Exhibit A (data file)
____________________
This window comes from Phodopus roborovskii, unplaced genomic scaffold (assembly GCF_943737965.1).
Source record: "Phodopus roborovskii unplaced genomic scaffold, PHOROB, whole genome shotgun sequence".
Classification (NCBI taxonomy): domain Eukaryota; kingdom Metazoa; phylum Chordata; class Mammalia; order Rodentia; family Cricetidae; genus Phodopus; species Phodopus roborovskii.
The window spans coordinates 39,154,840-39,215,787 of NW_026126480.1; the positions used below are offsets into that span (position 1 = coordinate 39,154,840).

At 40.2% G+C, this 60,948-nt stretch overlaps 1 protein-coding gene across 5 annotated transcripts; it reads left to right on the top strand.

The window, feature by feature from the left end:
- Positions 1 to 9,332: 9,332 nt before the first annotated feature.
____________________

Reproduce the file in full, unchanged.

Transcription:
This window comes from Phodopus roborovskii, unplaced genomic scaffold (assembly GCF_943737965.1).
Source record: "Phodopus roborovskii unplaced genomic scaffold, PHOROB, whole genome shotgun sequence".
Classification (NCBI taxonomy): domain Eukaryota; kingdom Metazoa; phylum Chordata; class Mammalia; order Rodentia; family Cricetidae; genus Phodopus; species Phodopus roborovskii.
The window spans coordinates 39,154,840-39,215,787 of NW_026126480.1; the positions used below are offsets into that span (position 1 = coordinate 39,154,840).

At 40.2% G+C, this 60,948-nt stretch overlaps 1 protein-coding gene across 5 annotated transcripts; it reads left to right on the top strand.

The window, feature by feature from the left end:
- Positions 1 to 9,332: 9,332 nt before the first annotated feature.